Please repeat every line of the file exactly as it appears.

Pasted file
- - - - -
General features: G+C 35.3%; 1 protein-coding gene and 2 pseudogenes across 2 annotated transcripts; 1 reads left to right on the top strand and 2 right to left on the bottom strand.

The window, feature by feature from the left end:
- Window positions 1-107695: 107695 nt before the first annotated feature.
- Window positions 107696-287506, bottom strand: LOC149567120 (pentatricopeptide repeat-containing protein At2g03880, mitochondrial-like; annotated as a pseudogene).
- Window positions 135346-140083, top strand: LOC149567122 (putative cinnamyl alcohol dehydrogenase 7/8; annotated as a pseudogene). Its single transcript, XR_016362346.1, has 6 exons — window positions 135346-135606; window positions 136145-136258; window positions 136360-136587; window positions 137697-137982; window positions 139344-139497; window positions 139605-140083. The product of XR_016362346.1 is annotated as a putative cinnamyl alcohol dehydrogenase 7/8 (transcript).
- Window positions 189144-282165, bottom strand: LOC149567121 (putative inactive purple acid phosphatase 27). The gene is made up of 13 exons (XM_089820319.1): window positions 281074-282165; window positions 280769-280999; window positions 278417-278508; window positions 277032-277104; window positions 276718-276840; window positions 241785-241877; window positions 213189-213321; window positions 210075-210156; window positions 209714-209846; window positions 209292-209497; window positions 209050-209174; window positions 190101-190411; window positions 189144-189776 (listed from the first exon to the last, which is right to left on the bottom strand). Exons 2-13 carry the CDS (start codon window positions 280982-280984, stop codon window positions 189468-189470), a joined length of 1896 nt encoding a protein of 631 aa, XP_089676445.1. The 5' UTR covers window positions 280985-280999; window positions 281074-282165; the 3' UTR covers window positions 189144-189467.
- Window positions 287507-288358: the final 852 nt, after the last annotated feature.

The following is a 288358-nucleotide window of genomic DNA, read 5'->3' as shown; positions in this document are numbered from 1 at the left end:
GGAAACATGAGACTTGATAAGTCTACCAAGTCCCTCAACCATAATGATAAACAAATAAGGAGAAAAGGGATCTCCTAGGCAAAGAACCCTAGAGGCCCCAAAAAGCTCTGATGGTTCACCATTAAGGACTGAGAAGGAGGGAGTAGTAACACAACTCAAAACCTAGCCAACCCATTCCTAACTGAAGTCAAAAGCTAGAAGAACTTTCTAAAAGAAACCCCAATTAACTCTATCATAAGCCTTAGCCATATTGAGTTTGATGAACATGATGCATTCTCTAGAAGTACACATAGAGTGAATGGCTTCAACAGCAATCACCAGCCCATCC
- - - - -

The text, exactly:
General features: G+C 35.3%; 1 protein-coding gene and 2 pseudogenes across 2 annotated transcripts; 1 reads left to right on the top strand and 2 right to left on the bottom strand.

The window, feature by feature from the left end:
- Window positions 1-107695: 107695 nt before the first annotated feature.
- Window positions 107696-287506, bottom strand: LOC149567120 (pentatricopeptide repeat-containing protein At2g03880, mitochondrial-like; annotated as a pseudogene).
- Window positions 135346-140083, top strand: LOC149567122 (putative cinnamyl alcohol dehydrogenase 7/8; annotated as a pseudogene). Its single transcript, XR_016362346.1, has 6 exons — window positions 135346-135606; window positions 136145-136258; window positions 136360-136587; window positions 137697-137982; window positions 139344-139497; window positions 139605-140083. The product of XR_016362346.1 is annotated as a putative cinnamyl alcohol dehydrogenase 7/8 (transcript).
- Window positions 189144-282165, bottom strand: LOC149567121 (putative inactive purple acid phosphatase 27). The gene is made up of 13 exons (XM_089820319.1): window positions 281074-282165; window positions 280769-280999; window positions 278417-278508; window positions 277032-277104; window positions 276718-276840; window positions 241785-241877; window positions 213189-213321; window positions 210075-210156; window positions 209714-209846; window positions 209292-209497; window positions 209050-209174; window positions 190101-190411; window positions 189144-189776 (listed from the first exon to the last, which is right to left on the bottom strand). Exons 2-13 carry the CDS (start codon window positions 280982-280984, stop codon window positions 189468-189470), a joined length of 1896 nt encoding a protein of 631 aa, XP_089676445.1. The 5' UTR covers window positions 280985-280999; window positions 281074-282165; the 3' UTR covers window positions 189144-189467.
- Window positions 287507-288358: the final 852 nt, after the last annotated feature.

The following is a 288358-nucleotide window of genomic DNA, read 5'->3' as shown; positions in this document are numbered from 1 at the left end:
GGAAACATGAGACTTGATAAGTCTACCAAGTCCCTCAACCATAATGATAAACAAATAAGGAGAAAAGGGATCTCCTAGGCAAAGAACCCTAGAGGCCCCAAAAAGCTCTGATGGTTCACCATTAAGGACTGAGAAGGAGGGAGTAGTAACACAACTCAAAACCTAGCCAACCCATTCCTAACTGAAGTCAAAAGCTAGAAGAACTTTCTAAAAGAAACCCCAATTAACTCTATCATAAGCCTTAGCCATATTGAGTTTGATGAACATGATGCATTCTCTAGAAGTACACATAGAGTGAATGGCTTCAACAGCAATCACCAGCCCATCC